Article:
Monthly Archives: November 2012

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    Cheryl Brown’s office sent this press release, which even though this is not a news site nor an aggregator, the readership might be interested in reading this information, since the only other place I have seen it is in the Black Voice News:

    In recognition of Small Business Saturday on November 24, Assemblymember-Elect Cheryl R. Brown (D-47) patronized small businesses located in the 47thAssembly District to encourage everyone to shop local and shop small.

    “I’ve owned a small business for almost 40 years and I understand the challenges and sacrifices that business owners encounter daily. I deeply admire and respect the contributions that our small businesses make to the communities in our district,” said Brown.

    Small Business Saturday has attracted millions of consumers nationwide since its formation in 2010. Small Business Saturday occurs annually between Black Friday and Cyber Monday and encourages the nation to celebrate their local businesses by “shopping small.”

    “Reportedly, two-thirds of jobs in the 47th District are provided by small businesses,” said Brown. “And nationally for the last two decades small businesses have created two of every three jobs in the United States.”

    Encouraging small business growth and job creation are among Brown’s top legislative priorities for 2013.

    “Promoting small business growth and job creation is important to me because our district suffers from some of the highest unemployment rates in the state,” said Brown.“In many of our sectors, the unemployment rate has reached double digits. We have to look at how we can create more jobs and strengthen our local economy.”

    “Government policies can pave the way for small businesses to thrive,” said Brown.

    Assemblymember-Elect Brown represents the 47th Assembly District, which includes San Bernardino, Rialto, Colton, Bloomington, Fontana, and Grand Terrace.

    And because I try to add value and not just aggregate information found elsewhere, as a small business owner, and since I have small business clients, I am glad to see Assemblymember-Elect Brown visit local businesses and promoting small businesses.

    While this site focuses on electoral politics, there is certainly a role that government, particularly the California state government can have to be friendly to small business owners.  Many business owners state that they do not like government interference in our free enterprise system, but large businesses often use regulations as barriers to entry for smaller competitors.

    As far as the State Legislature, I would like to point out one law that was passed, AB 1616, which can spur the creation of micro-businesses in at least one field.  The findings of the bill that created this new law are:

    (a) Small businesses have played an important role in helping slow economies recover and prosper as an engine of job creation. During the 1990s, small businesses created the majority of new jobs and now account for 65 percent of United States employment.
    (b) California, and the United States as a whole, are facing growing obesity and obesity-related disease epidemics.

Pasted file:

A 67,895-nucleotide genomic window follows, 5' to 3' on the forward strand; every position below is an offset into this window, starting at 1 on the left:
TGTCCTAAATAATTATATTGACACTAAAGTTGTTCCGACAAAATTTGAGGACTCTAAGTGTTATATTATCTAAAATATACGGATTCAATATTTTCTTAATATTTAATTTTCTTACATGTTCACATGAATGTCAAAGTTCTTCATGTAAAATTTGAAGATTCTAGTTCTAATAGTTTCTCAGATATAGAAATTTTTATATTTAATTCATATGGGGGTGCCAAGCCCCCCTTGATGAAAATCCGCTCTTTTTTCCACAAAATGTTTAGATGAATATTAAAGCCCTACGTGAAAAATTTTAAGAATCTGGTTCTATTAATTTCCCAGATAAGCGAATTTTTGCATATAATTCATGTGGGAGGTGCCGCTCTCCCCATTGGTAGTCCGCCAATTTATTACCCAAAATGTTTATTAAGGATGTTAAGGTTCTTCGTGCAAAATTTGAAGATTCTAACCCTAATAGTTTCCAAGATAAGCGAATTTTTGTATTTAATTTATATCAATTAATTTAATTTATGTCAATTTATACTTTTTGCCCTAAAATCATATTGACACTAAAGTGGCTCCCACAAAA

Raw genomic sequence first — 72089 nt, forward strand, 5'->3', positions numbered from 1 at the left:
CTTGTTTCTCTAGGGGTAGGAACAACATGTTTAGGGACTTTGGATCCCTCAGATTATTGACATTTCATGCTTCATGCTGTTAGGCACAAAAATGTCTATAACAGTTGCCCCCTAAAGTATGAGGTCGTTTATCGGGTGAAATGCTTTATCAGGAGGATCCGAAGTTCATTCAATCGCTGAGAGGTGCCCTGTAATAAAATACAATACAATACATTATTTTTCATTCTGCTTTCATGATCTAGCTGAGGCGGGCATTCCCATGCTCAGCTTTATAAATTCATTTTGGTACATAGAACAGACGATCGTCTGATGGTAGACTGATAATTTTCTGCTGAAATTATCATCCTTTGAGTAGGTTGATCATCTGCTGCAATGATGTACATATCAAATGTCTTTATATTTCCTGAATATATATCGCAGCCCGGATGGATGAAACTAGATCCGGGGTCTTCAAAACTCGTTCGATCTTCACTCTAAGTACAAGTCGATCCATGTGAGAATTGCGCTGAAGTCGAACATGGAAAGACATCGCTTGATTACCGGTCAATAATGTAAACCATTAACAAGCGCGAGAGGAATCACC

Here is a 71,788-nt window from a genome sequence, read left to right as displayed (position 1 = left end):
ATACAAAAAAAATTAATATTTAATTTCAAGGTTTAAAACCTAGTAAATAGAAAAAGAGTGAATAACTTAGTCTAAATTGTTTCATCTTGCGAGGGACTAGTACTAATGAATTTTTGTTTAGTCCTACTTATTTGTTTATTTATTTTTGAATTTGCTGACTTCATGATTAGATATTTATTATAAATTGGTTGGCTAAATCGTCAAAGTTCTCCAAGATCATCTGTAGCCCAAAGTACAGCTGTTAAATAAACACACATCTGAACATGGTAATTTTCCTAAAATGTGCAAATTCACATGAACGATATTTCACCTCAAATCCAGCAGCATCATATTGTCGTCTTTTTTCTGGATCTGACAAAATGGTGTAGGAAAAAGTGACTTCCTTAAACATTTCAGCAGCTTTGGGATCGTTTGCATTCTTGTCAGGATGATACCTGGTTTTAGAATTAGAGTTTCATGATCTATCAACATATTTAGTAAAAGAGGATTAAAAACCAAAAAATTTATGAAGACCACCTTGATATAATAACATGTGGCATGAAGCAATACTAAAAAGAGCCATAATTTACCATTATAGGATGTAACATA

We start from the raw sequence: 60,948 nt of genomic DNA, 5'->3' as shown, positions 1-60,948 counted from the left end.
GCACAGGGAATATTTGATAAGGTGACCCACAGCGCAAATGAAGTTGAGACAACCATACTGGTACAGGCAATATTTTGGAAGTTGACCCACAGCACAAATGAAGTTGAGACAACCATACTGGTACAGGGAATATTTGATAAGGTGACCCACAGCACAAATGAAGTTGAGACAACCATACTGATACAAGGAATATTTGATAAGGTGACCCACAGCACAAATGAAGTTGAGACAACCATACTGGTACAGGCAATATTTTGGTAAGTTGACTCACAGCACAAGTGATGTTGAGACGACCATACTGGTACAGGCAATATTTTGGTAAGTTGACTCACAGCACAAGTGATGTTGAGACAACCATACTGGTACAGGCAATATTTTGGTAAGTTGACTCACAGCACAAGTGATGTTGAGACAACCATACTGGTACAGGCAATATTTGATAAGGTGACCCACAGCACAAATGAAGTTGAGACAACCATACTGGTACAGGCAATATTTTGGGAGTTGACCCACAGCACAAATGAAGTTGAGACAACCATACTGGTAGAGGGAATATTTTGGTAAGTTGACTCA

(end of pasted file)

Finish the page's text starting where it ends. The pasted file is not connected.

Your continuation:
(1) Two-thirds of American adults and nearly one-third of children and teens are obese or overweight, placing them at risk for developing chronic diseases such as diabetes, heart disease, and cancer.
    (2) One in every nine California children, one in three teens, and over half of adults are already overweight or obese. This epidemic affects virtually all Californians.
    (3) These health conditions are preventable and curable through lifestyle choices that include consumption of healthy fresh foods.
    (c) For decades, low-income and rural communities have faced limited opportunities to purchase healthy foods. Often, without cars or convenient public transportation options, low-income residents in these areas must rely for much of their shopping on expensive, fatty, processed foods sold at convenience and corner stores.
    (d) There is a growing movement in California to support community-based food production, sometimes referred to as “cottage food,” “artisanal food,” “slow food,” “locally based food,” or “urban agriculture” movements. These movements seek to connect food to local communities, small businesses, and environmental sustainability.
    (e) Increased opportunities for entrepreneur development through microenterprises can help to supplement household incomes, prevent poverty and hunger, and strengthen local economies.
    (f) At least 32 other states have passed laws that allow small business entrepreneurs to use their home kitchens to prepare, for sale, foods that are not potentially hazardous.
    (g) Even some bake sales are currently illegal in California.
    (h) It is the intent of the Legislature to enact a homemade food act specifically designed to help address these challenges and opportunities.
    In that spirit, I wish Assemblymember-Elect Brown good luck in her new term, and sincere wishes that more can be done in the spirit of AB1616 in deregulating the barriers to starting and sustaining new businesses.  As an assemblymember, Cheryl Brown can write laws that help middle class Californians and micro and small businesses expand their businesses without weakening consumer or health and safety protections.

     

     

    1. Massive buckets of money can win against an established local candidate.

    2. Never let yourself be photographed sleeping.

    3. In the top-two primary era, particularly with two Republicans running in a plurality Democratic district, make sure not to make too big a deal about your political beliefs.